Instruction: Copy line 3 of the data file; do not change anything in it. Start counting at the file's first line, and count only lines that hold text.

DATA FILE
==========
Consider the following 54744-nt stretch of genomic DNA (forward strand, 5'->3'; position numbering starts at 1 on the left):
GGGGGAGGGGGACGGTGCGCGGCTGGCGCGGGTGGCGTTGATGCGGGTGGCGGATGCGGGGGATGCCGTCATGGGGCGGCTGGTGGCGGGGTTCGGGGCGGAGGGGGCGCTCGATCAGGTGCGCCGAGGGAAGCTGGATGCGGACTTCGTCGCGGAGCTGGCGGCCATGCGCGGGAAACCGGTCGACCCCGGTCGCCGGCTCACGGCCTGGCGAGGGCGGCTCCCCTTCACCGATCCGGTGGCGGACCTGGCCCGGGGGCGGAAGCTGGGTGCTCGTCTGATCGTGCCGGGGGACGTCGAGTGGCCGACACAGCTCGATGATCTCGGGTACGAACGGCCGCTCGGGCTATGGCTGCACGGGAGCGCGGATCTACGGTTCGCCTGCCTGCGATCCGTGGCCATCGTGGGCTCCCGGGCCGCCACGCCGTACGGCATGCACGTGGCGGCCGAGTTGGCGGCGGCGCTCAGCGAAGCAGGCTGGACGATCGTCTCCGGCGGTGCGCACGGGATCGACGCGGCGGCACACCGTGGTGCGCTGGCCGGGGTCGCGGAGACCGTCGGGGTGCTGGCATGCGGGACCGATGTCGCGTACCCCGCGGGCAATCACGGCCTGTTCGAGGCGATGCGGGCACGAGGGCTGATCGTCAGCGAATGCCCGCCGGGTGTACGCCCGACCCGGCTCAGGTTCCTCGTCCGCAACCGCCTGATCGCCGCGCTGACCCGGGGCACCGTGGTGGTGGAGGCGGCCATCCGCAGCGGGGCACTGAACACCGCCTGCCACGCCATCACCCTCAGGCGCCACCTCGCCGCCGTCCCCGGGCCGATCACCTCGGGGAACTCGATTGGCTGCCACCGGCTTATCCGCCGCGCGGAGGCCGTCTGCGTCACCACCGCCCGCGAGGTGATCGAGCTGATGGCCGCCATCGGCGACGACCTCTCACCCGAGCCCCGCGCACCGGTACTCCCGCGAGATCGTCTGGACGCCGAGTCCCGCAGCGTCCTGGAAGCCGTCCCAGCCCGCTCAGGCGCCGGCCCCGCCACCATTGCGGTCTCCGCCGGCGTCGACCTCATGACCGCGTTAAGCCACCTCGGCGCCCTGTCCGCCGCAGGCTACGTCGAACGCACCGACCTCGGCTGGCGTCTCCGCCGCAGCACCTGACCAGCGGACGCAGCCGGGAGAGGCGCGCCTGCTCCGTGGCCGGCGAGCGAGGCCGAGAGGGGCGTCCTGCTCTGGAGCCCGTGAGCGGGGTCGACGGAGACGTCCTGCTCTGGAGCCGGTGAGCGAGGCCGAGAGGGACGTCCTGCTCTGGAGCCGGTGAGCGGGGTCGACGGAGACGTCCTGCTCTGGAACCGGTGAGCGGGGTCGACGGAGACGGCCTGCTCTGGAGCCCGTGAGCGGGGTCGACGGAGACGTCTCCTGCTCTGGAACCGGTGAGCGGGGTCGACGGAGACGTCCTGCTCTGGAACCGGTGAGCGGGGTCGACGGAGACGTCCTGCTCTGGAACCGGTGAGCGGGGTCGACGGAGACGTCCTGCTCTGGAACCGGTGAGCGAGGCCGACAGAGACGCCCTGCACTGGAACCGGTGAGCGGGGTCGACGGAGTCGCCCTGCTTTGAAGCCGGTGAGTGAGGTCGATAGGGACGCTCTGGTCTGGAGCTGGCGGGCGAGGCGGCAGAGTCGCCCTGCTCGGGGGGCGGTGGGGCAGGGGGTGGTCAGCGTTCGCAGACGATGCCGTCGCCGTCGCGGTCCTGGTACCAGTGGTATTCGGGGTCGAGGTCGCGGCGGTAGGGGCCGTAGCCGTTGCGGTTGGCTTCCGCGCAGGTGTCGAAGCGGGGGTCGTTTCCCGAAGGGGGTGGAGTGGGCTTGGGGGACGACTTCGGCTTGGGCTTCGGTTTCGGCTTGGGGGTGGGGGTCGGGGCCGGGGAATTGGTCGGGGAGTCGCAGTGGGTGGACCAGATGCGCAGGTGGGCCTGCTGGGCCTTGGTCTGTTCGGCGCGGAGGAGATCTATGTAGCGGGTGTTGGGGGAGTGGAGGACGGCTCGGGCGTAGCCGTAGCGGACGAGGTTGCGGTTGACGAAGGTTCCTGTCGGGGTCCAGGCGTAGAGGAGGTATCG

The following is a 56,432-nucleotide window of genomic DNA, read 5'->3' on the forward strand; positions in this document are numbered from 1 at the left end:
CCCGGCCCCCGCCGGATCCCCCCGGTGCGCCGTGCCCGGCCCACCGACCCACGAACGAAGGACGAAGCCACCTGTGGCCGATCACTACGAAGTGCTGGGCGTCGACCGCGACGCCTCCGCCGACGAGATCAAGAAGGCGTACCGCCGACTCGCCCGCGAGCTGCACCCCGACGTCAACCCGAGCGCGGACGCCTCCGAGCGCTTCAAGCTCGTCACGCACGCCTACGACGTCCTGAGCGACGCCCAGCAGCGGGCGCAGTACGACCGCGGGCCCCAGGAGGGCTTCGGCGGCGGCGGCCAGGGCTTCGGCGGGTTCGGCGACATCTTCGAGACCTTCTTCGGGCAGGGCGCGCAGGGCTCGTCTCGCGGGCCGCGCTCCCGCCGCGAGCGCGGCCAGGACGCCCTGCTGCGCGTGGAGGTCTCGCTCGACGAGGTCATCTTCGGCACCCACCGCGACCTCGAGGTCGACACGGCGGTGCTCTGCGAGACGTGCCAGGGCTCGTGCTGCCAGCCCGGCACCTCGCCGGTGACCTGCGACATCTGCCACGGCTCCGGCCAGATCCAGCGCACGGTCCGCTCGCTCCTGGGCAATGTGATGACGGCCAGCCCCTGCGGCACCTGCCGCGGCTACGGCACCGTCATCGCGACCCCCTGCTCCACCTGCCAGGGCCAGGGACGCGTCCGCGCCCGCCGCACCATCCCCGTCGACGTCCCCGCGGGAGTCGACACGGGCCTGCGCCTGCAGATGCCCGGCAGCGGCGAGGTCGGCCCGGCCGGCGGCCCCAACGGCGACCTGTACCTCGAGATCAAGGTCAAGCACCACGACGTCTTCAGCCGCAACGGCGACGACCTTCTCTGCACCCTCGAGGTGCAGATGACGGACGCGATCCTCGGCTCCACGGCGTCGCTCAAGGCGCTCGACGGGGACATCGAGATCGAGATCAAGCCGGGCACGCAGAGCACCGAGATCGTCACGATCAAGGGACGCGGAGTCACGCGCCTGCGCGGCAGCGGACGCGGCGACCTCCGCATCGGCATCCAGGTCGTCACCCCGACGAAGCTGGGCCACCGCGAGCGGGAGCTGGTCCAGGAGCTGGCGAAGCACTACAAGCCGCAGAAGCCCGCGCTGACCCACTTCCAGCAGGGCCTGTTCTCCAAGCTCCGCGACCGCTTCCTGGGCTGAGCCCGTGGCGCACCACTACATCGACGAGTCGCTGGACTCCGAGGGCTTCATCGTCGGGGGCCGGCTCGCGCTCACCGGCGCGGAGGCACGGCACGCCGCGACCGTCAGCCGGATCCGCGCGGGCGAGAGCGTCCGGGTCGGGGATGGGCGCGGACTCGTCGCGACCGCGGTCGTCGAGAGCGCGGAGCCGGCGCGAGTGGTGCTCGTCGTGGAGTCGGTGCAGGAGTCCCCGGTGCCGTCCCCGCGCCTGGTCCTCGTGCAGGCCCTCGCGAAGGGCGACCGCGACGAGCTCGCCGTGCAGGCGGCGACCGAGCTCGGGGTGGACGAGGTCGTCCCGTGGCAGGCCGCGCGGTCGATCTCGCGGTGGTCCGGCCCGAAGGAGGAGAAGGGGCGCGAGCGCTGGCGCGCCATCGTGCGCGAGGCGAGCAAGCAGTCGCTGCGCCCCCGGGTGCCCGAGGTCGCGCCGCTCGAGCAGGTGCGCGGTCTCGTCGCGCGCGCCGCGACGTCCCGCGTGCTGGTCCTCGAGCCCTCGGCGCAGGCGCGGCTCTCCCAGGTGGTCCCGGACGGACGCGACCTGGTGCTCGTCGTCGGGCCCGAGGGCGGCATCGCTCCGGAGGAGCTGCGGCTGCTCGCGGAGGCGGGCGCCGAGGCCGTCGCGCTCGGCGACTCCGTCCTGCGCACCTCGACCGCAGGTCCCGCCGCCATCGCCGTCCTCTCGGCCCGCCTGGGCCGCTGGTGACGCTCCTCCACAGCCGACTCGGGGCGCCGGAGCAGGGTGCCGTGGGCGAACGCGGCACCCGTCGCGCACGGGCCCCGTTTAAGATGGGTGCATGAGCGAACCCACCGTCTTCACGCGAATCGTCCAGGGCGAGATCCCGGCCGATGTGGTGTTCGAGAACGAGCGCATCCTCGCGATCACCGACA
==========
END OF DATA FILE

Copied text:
The following is a 56,432-nucleotide window of genomic DNA, read 5'->3' on the forward strand; positions in this document are numbered from 1 at the left end: